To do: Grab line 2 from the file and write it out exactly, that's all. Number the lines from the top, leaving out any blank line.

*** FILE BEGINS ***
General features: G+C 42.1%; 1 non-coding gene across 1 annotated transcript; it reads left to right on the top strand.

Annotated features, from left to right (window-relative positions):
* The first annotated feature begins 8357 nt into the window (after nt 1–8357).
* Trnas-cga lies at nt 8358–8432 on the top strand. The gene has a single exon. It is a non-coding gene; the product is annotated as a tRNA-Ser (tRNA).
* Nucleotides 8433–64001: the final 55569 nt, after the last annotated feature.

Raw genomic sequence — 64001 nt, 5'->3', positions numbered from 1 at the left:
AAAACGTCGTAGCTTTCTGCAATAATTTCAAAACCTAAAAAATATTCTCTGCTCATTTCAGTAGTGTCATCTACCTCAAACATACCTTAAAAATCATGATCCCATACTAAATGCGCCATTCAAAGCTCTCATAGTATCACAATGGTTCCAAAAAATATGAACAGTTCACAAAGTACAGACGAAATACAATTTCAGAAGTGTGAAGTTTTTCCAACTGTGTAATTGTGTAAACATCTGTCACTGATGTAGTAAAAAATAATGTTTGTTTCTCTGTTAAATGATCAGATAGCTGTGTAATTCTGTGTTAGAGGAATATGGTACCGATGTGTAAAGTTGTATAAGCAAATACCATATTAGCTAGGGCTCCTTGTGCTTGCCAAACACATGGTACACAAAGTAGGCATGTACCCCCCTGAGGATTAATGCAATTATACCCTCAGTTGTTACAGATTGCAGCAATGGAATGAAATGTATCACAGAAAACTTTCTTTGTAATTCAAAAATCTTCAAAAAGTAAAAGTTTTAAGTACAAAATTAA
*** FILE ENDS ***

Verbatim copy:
Annotated features, from left to right (window-relative positions):